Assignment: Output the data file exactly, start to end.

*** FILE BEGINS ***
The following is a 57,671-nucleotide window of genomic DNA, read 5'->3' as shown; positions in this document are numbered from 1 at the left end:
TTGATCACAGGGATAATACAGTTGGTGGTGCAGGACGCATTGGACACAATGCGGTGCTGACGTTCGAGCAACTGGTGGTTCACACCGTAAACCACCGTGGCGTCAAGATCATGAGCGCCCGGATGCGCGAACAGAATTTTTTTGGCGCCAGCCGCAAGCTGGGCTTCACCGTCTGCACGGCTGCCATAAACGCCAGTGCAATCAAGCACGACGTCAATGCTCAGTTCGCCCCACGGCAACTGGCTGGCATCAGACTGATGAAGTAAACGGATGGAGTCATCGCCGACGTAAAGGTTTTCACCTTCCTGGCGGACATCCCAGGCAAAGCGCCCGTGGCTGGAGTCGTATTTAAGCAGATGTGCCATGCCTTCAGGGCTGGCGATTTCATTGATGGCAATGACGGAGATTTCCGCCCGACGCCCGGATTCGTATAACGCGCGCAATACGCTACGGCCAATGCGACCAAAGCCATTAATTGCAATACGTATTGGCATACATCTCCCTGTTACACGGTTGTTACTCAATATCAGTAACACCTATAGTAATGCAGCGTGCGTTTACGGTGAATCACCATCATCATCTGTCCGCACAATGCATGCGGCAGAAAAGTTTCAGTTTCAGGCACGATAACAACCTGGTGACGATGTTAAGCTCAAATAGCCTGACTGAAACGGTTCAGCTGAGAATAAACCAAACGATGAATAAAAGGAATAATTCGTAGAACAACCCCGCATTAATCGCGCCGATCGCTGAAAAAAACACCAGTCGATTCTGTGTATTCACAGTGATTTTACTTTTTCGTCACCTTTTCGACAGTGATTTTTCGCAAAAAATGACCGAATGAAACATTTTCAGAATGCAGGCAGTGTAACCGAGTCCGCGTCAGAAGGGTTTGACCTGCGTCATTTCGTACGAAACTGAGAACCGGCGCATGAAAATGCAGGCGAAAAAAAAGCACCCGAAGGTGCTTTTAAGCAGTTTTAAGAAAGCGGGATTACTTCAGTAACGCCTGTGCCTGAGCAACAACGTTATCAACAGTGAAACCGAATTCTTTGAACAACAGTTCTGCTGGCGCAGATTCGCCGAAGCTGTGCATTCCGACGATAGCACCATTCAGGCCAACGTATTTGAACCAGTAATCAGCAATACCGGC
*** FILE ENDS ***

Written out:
The following is a 57,671-nucleotide window of genomic DNA, read 5'->3' as shown; positions in this document are numbered from 1 at the left end:
TTGATCACAGGGATAATACAGTTGGTGGTGCAGGACGCATTGGACACAATGCGGTGCTGACGTTCGAGCAACTGGTGGTTCACACCGTAAACCACCGTGGCGTCAAGATCATGAGCGCCCGGATGCGCGAACAGAATTTTTTTGGCGCCAGCCGCAAGCTGGGCTTCACCGTCTGCACGGCTGCCATAAACGCCAGTGCAATCAAGCACGACGTCAATGCTCAGTTCGCCCCACGGCAACTGGCTGGCATCAGACTGATGAAGTAAACGGATGGAGTCATCGCCGACGTAAAGGTTTTCACCTTCCTGGCGGACATCCCAGGCAAAGCGCCCGTGGCTGGAGTCGTATTTAAGCAGATGTGCCATGCCTTCAGGGCTGGCGATTTCATTGATGGCAATGACGGAGATTTCCGCCCGACGCCCGGATTCGTATAACGCGCGCAATACGCTACGGCCAATGCGACCAAAGCCATTAATTGCAATACGTATTGGCATACATCTCCCTGTTACACGGTTGTTACTCAATATCAGTAACACCTATAGTAATGCAGCGTGCGTTTACGGTGAATCACCATCATCATCTGTCCGCACAATGCATGCGGCAGAAAAGTTTCAGTTTCAGGCACGATAACAACCTGGTGACGATGTTAAGCTCAAATAGCCTGACTGAAACGGTTCAGCTGAGAATAAACCAAACGATGAATAAAAGGAATAATTCGTAGAACAACCCCGCATTAATCGCGCCGATCGCTGAAAAAAACACCAGTCGATTCTGTGTATTCACAGTGATTTTACTTTTTCGTCACCTTTTCGACAGTGATTTTTCGCAAAAAATGACCGAATGAAACATTTTCAGAATGCAGGCAGTGTAACCGAGTCCGCGTCAGAAGGGTTTGACCTGCGTCATTTCGTACGAAACTGAGAACCGGCGCATGAAAATGCAGGCGAAAAAAAAGCACCCGAAGGTGCTTTTAAGCAGTTTTAAGAAAGCGGGATTACTTCAGTAACGCCTGTGCCTGAGCAACAACGTTATCAACAGTGAAACCGAATTCTTTGAACAACAGTTCTGCTGGCGCAGATTCGCCGAAGCTGTGCATTCCGACGATAGCACCATTCAGGCCAACGTATTTGAACCAGTAATCAGCAATACCGGC